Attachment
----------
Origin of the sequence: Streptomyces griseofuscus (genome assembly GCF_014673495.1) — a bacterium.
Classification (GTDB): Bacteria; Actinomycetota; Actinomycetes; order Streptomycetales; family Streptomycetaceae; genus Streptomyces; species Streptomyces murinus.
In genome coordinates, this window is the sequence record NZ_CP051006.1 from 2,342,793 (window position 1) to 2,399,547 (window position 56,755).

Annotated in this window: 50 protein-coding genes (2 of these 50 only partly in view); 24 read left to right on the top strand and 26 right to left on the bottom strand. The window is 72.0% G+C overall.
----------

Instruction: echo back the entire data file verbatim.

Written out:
Origin of the sequence: Streptomyces griseofuscus (genome assembly GCF_014673495.1) — a bacterium.
Classification (GTDB): Bacteria; Actinomycetota; Actinomycetes; order Streptomycetales; family Streptomycetaceae; genus Streptomyces; species Streptomyces murinus.
In genome coordinates, this window is the sequence record NZ_CP051006.1 from 2,342,793 (window position 1) to 2,399,547 (window position 56,755).

Annotated in this window: 50 protein-coding genes (2 of these 50 only partly in view); 24 read left to right on the top strand and 26 right to left on the bottom strand. The window is 72.0% G+C overall.